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Rogen's Hero

“Observe and Report” wants to be the Travis Bickle of mall security.



Movie and television history has its share of lovably dimwitted-law enforcement officers, from Barney Fife to, recently, Paul Blart. Enjoying the new comedy “Observe and Report” depends a lot on how much you can stand the unlovable variety — especially if you've sat, recently, through the similarly plotted “Mall Cop.”

Seth Rogen embodies this other type as Ronnie, a security guard at a mall in Albuquerque (New Mexico's ample film incentives have certainly succeeded in attracting projects). He's a loudmouth with an ugly, cropped haircut and a rude, crude demeanor. Anyone who's witnessed the preening buffoons stalking writer and director Jody Hill's previous work, “The Foot Fist Way” and “Eastbound and Down,” will recognize the type. Ronnie specializes in saying really stupid things and looking really foolish. Most people go out of their way to avoid both, but Ronnie is completely oblivious, and everyone around him pretty much acts the same way, especially the rogue's gallery of fellow mall guards who look up to him.

“You're expendable,” Ronnie tells the twin portly Asian guys (John and Matthew Yuan) on his force. They nod. “God gave me two of you so if one of you dies I've got another.” They nod again. The moment gets a big laugh but also is an example of the bargain “Observe and Report” strikes. Ronnie says stuff that's accidentally dumb. And he says stuff that's intentionally dumb, and maybe even clever. The difference seems arbitrary and isn't supposed to be noticed, not by the audience and especially not by anyone in the movie. Ronnie is always shockingly candid, but it's only for our benefit. In his world he might as well be talking to the mannequins.

Two menaces lurk among them: A burglar ripping off the stores at night and a serial flasher who raises Ronnie's ire even before he victimizes the mall cop's dream date, Brandi (Anna Faris), a cosmetics girl at an unnamed department store. Ronnie sees these crimes as his cases, the solving of which are guaranteed to bring fame and fortune to his modest life. The fantasy is dashed like a spilt refill, however, by the arrival of a real detective, Harrison (Ray Liotta), the only person who seems to notice Ronnie's mental deficiencies, setting the stage for an unusual showdown of witlessness.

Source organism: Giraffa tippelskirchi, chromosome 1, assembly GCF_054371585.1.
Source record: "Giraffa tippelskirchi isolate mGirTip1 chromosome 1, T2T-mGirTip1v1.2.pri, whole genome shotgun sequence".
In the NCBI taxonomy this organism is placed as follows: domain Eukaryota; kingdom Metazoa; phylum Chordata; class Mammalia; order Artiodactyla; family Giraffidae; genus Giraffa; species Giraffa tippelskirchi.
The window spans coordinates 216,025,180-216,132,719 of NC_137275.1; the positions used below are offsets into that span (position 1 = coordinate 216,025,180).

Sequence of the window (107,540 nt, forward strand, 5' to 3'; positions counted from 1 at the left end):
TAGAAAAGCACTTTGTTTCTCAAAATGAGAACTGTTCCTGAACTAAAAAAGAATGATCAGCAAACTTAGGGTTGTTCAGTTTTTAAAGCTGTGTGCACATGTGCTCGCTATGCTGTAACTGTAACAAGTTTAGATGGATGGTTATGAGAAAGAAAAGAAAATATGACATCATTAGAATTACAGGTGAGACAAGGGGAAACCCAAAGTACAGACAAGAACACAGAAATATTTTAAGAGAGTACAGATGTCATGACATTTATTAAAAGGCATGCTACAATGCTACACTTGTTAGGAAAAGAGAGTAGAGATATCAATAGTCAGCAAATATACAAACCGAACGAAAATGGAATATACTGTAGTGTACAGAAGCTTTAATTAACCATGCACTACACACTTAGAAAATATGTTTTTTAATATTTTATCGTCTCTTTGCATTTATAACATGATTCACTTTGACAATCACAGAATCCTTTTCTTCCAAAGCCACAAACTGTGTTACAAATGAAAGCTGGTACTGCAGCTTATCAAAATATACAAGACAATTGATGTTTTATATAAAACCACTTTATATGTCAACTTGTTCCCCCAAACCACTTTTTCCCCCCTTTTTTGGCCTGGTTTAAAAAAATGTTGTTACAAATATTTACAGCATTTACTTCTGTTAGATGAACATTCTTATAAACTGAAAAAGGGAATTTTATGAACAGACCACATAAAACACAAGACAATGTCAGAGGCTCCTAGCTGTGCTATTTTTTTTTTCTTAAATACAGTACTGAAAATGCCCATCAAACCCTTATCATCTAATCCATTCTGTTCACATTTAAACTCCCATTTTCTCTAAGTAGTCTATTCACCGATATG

But just as there are no forests or ridges anywhere near the Forest Ridge Mall, there's no ultimate point to any of Ronnie's strivings, at least not in terms of story or character. Neither are there are observations in this report on malls or their denizens — which would probably have been awkward anyway, given the movie's dependence on these very places and people for a big box office. Ronnie could be a truck driver or a basketball coach or a convenience store clerk and his whatever-sticks, steam-of-consciousness boorishness would pass easily among them.

The movie is so relentlessly outrageous it's as easy to be carried along as it is to be offended. When Ronnie's dreams of becoming a real cop and getting the girl evaporate, his buddy security guard, Dennis (Michael Pena, one of the many stereotypical ethnic characters), takes him on a feverish daylong joyride through his world of coke-snorting, dressing-room-peeping and skateboarder-stomping that concludes with an uproarious climax worth the price of admission.

Hill has made widely reported claims of homage to “Taxi Driver,” with Ronnie as a comically perverted Travis Bickle. But reflecting on such things during the movie will cause little more than a shrug. So what? Ronnie isn't a psychopath of any consequence, and amid the laughs you wonder why Hill refused to delve into this ripe setting of Americana any deeper than did “Paul Blart: Mall Cop.” Hill hates malls, he recently told the New York Times, so it's surprising he has nothing to say about them.

The chase-filled finale in “Observe and Report” is about 10 minutes of full-frontal male nudity, which is apparently the new go-to joke, if the prevalence of penises in comedies these days is any indication. So it doesn't seem gratuitous so much as unoriginal. Earlier a minor character (Ben Best) hides in a closet to listen to Liotta's police detective humiliate and demoralize Ronnie, only to emerge halfway through the scene, unable to take it. “I thought this was going to be funny,” he admits, “but it was actually kind of sad.” It's a good line, and likely an intentional in joke. Still, it hits a little too close. There's not much to report here but glib vulgarity. (R) 86 min. HHHII S


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